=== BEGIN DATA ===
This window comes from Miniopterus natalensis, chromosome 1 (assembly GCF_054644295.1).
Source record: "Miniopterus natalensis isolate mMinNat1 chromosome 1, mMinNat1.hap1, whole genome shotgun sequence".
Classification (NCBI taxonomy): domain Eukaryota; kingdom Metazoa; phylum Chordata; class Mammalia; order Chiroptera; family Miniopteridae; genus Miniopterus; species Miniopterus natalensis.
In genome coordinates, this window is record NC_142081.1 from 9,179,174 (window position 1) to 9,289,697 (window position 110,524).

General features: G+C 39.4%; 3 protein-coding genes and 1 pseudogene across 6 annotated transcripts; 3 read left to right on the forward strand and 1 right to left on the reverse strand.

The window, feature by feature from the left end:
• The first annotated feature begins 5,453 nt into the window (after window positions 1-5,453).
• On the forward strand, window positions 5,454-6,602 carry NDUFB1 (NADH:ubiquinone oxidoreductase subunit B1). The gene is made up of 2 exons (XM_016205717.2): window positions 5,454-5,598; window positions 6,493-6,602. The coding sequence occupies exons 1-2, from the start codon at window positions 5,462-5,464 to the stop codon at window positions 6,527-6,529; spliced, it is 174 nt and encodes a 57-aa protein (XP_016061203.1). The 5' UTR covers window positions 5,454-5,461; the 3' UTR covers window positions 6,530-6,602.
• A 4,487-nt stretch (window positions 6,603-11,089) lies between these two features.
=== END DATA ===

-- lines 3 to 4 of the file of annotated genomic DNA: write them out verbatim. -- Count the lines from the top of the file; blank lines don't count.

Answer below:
Classification (NCBI taxonomy): domain Eukaryota; kingdom Metazoa; phylum Chordata; class Mammalia; order Chiroptera; family Miniopteridae; genus Miniopterus; species Miniopterus natalensis.
In genome coordinates, this window is record NC_142081.1 from 9,179,174 (window position 1) to 9,289,697 (window position 110,524).